Yesterday, the United States Supreme Court ruled that an employer violates Title VII’s religious accommodation requirements if the need for an accommodation was a “motivating factor” in its decision, regardless of whether the employer had actual knowledge of the religious practice or its need to be accommodated.
The case, EEOC v. Abercrombie & Fitch Stores [pdf], is an unambiguous win for religious freedoms, while, at the same time, places an added burden on employers to make educated guesses about applicants’ and employees’ potential needs for workplace religious accommodations.
Abercrombie involved a conflict between a hijab-wearing Muslim job applicant and the employer’s “look policy.” The unusually terse seven-page opinion (of which only a little more than three was dedicated to actual legal analysis) focused on the difference between motive and knowledge in explaining its holding:
Motive and knowledge are separate concepts. An employer who has actual knowledge of the need for an accommodation does not violate Title VII by refusing to hire an applicant if avoiding that accommodation is not his motive. Conversely, an employer who acts with the motive of avoiding accommodation may violate Title VII even if he has no more than an unsubstantiated suspicion that accommodation would be needed.…
For example, suppose that an employer thinks (though he does not know for certain) that a job applicant may be an orthodox Jew who will observe the Sabbath, and thus be unable to work on Saturdays. If the applicant actually requires an accommodation of that religious practice, and the employer’s desire to avoid the prospective accommodation is a motivating factor in his decision, the employer violates Title VII.So, if knowledge is irrelevant, what is an employer to when faced with one’s potential need for a religious accommodation? More the point, isn’t an employer faced with having to make educated guesses (based on stereotypes such as how one looks or what one wears) of the need for an accommodation? Title VII is supposed to eliminate stereotypes from the workplace, not premise the need for an accommodation on their use. And that’s my biggest critique of this opinion—it forces an employer into the unenviable position of applying stereotypes to make educated guesses.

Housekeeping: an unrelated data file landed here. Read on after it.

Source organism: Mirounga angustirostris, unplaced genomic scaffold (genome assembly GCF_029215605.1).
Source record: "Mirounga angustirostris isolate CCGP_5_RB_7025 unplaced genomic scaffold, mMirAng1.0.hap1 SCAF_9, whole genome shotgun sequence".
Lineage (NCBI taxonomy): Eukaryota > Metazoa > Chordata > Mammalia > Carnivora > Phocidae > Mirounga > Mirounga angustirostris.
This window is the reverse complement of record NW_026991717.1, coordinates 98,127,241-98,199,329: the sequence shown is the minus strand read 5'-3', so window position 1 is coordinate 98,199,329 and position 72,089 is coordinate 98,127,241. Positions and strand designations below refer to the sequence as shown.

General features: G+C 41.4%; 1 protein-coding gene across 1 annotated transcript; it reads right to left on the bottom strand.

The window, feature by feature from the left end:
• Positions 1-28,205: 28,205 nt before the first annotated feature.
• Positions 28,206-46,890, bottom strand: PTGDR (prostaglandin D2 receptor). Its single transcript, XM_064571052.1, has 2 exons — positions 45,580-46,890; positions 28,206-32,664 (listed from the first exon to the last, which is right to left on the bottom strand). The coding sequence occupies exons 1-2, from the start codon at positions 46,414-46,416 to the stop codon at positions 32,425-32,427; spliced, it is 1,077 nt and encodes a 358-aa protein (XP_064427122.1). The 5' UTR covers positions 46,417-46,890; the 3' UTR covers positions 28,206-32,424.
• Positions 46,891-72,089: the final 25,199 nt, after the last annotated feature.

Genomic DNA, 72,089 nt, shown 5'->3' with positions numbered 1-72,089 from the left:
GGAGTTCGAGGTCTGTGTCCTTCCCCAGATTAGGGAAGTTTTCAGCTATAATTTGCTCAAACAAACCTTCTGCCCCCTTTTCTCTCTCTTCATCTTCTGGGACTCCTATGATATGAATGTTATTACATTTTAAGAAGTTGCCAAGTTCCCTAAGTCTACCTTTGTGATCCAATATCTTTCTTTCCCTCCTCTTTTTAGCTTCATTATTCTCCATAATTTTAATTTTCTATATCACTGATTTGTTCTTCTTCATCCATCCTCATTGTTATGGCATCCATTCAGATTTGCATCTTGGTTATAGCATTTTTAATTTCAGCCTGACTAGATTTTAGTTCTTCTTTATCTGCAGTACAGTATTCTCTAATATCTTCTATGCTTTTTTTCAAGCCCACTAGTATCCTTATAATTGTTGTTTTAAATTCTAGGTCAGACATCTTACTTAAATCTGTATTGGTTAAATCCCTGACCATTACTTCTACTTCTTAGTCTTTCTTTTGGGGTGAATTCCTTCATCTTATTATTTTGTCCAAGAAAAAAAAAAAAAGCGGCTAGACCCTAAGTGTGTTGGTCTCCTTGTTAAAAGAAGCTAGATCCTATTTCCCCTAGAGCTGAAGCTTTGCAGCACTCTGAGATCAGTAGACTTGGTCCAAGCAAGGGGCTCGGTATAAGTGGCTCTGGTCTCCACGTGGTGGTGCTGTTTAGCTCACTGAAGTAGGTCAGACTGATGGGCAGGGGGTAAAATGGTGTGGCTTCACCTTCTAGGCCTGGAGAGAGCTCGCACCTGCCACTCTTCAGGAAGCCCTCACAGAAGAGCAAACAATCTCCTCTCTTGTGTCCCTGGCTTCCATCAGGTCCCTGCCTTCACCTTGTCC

Nevertheless, employers are stuck with the Abercrombie “motivating factor” rule as the rule for religious accommodations moving forward. Thus, let me offer a simple suggestion on how to address this issue in your workplace—talk it out. Consider using the following three-pronged approached to ACE religious-accommodation issues in your workplace.
- Ask: Even if an employee comes to a job interview wearing a hijab, it’s still not advisable to flat-out ask about his or her religion. Nevertheless, if you believe an applicant’s or employee’s religion might interfere with an essential function of the job, explain the essential functions and ask if the employee needs an accommodation.
- Communicate: If the individual needs an accommodation, engage in the interactive process. Have a conversation with the applicant or employee. Explain your neutral policy for which an exception will have to be made. Talk through possible accommodations, and decide which accommodation, if any, is appropriate for your business and for the individual.
- Educate: Do you have written policy on religious accommodation? Of course, merely having a policy is never enough. You must communicate it to your employees, explain its meaning and operation, and enforce it when necessary.
This decision is a potential game-changer for employers. Make sure you understand the implications of Abercrombie, so that you are as accommodating as the law requires.
|Image courtesy of Jeffrey Weston’s Ape, Not Monkey|